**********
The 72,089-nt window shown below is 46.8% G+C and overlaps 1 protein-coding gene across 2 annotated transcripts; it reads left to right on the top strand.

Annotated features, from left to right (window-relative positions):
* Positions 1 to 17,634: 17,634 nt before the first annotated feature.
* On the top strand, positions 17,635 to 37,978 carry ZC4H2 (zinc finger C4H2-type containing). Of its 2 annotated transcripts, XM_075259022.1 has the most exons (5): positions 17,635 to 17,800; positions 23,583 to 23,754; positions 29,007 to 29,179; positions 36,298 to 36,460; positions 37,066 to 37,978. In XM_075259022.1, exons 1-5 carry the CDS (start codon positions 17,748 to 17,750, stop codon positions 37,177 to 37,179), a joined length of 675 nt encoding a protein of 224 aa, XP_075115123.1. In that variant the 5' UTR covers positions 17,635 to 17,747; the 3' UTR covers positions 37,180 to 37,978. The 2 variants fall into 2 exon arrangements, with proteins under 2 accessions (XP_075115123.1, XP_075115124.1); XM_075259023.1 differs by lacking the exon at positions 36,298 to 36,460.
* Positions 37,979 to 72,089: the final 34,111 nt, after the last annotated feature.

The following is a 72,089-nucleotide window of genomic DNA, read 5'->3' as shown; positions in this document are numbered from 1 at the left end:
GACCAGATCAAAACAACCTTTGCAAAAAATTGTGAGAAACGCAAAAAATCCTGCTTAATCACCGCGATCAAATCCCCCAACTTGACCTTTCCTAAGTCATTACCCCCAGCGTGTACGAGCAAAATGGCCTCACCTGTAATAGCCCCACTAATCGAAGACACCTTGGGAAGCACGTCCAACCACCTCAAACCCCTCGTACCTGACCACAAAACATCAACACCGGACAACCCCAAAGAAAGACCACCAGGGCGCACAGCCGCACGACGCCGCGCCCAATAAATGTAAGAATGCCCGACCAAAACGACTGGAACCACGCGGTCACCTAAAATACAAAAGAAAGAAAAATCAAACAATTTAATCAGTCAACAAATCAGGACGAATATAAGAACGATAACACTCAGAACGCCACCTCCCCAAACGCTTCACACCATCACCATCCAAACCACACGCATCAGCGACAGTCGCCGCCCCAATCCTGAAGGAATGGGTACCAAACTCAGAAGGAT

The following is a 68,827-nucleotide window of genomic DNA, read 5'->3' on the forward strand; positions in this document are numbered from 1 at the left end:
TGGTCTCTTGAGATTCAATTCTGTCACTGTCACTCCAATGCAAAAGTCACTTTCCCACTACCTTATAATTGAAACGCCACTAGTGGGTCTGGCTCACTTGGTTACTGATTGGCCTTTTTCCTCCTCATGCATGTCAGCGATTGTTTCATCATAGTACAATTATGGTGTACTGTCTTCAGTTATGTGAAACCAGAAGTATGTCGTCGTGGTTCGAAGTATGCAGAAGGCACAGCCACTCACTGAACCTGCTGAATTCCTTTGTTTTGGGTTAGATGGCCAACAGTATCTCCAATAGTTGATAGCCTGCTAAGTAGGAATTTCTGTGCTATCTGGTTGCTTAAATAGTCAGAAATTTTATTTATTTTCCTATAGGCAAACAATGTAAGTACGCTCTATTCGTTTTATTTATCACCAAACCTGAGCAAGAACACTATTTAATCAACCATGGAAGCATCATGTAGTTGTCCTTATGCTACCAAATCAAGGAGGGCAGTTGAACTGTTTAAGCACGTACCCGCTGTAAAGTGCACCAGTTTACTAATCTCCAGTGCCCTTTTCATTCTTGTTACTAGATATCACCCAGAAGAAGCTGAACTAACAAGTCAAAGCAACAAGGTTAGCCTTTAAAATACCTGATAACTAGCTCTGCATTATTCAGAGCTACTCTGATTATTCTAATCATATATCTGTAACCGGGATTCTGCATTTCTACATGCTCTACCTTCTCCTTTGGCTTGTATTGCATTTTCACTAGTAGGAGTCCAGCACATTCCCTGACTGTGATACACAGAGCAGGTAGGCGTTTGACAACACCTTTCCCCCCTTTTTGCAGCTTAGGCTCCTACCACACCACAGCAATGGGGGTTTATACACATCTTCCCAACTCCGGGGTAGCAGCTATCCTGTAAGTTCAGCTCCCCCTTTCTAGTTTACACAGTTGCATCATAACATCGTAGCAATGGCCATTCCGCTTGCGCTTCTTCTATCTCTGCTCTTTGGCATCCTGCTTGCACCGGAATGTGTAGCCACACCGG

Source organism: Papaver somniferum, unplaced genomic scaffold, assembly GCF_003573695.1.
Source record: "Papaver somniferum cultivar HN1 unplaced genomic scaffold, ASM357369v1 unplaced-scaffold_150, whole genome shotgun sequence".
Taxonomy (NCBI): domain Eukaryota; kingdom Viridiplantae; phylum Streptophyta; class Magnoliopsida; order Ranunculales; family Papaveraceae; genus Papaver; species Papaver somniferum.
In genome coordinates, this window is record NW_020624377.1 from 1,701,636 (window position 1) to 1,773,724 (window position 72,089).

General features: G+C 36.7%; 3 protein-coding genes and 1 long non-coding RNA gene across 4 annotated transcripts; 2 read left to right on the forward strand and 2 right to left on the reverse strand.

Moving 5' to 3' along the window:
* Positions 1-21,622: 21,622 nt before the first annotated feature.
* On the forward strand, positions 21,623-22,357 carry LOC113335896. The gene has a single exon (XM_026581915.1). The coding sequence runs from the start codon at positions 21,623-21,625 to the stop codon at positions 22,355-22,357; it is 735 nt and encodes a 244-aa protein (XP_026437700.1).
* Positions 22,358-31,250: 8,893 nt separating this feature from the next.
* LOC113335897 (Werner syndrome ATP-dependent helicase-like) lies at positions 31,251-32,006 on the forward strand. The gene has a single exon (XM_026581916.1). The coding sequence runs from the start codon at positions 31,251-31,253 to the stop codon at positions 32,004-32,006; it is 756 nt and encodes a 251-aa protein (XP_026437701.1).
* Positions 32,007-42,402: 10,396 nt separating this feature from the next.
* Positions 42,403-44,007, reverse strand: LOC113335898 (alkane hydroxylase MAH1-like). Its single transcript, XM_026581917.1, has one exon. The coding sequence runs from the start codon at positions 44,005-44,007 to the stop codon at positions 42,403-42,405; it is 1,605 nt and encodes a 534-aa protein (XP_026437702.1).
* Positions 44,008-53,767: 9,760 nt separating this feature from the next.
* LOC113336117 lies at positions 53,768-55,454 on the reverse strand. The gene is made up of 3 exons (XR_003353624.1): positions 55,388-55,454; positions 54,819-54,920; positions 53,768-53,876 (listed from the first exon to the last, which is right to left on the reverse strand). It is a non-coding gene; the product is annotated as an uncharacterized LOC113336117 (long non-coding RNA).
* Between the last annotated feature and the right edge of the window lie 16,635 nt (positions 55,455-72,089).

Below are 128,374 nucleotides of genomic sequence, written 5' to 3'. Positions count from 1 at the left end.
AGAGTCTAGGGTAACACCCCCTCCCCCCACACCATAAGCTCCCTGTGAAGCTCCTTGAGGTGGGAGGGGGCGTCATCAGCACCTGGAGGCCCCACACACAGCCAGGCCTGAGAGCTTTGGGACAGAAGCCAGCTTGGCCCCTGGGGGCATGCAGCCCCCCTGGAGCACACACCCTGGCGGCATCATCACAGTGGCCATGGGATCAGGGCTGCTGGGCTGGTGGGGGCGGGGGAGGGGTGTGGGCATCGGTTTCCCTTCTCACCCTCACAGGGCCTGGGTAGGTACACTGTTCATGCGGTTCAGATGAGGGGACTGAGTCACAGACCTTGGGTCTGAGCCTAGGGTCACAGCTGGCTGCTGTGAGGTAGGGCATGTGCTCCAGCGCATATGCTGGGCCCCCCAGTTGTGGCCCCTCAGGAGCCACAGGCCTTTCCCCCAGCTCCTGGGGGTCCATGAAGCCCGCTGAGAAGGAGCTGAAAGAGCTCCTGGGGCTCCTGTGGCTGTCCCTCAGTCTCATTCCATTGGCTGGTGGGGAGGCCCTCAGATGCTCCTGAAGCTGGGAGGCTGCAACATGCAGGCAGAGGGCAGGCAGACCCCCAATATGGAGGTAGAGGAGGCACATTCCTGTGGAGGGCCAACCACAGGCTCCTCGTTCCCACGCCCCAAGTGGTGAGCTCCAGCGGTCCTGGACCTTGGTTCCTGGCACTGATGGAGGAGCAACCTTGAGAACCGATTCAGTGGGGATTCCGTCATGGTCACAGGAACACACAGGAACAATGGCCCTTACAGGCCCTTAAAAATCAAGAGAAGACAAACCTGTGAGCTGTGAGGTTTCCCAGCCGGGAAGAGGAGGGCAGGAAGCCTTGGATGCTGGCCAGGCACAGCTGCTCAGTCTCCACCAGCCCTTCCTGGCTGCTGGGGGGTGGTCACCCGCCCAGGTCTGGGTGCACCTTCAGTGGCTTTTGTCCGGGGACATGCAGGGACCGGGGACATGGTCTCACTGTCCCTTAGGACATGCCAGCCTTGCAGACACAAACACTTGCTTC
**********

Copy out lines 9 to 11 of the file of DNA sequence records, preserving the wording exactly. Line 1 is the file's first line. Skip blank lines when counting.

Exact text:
TGGTCTCTTGAGATTCAATTCTGTCACTGTCACTCCAATGCAAAAGTCACTTTCCCACTACCTTATAATTGAAACGCCACTAGTGGGTCTGGCTCACTTGGTTACTGATTGGCCTTTTTCCTCCTCATGCATGTCAGCGATTGTTTCATCATAGTACAATTATGGTGTACTGTCTTCAGTTATGTGAAACCAGAAGTATGTCGTCGTGGTTCGAAGTATGCAGAAGGCACAGCCACTCACTGAACCTGCTGAATTCCTTTGTTTTGGGTTAGATGGCCAACAGTATCTCCAATAGTTGATAGCCTGCTAAGTAGGAATTTCTGTGCTATCTGGTTGCTTAAATAGTCAGAAATTTTATTTATTTTCCTATAGGCAAACAATGTAAGTACGCTCTATTCGTTTTATTTATCACCAAACCTGAGCAAGAACACTATTTAATCAACCATGGAAGCATCATGTAGTTGTCCTTATGCTACCAAATCAAGGAGGGCAGTTGAACTGTTTAAGCACGTACCCGCTGTAAAGTGCACCAGTTTACTAATCTCCAGTGCCCTTTTCATTCTTGTTACTAGATATCACCCAGAAGAAGCTGAACTAACAAGTCAAAGCAACAAGGTTAGCCTTTAAAATACCTGATAACTAGCTCTGCATTATTCAGAGCTACTCTGATTATTCTAATCATATATCTGTAACCGGGATTCTGCATTTCTACATGCTCTACCTTCTCCTTTGGCTTGTATTGCATTTTCACTAGTAGGAGTCCAGCACATTCCCTGACTGTGATACACAGAGCAGGTAGGCGTTTGACAACACCTTTCCCCCCTTTTTGCAGCTTAGGCTCCTACCACACCACAGCAATGGGGGTTTATACACATCTTCCCAACTCCGGGGTAGCAGCTATCCTGTAAGTTCAGCTCCCCCTTTCTAGTTTACACAGTTGCATCATAACATCGTAGCAATGGCCATTCCGCTTGCGCTTCTTCTATCTCTGCTCTTTGGCATCCTGCTTGCACCGGAATGTGTAGCCACACCGG

Source organism: Papaver somniferum, unplaced genomic scaffold, assembly GCF_003573695.1.
Source record: "Papaver somniferum cultivar HN1 unplaced genomic scaffold, ASM357369v1 unplaced-scaffold_150, whole genome shotgun sequence".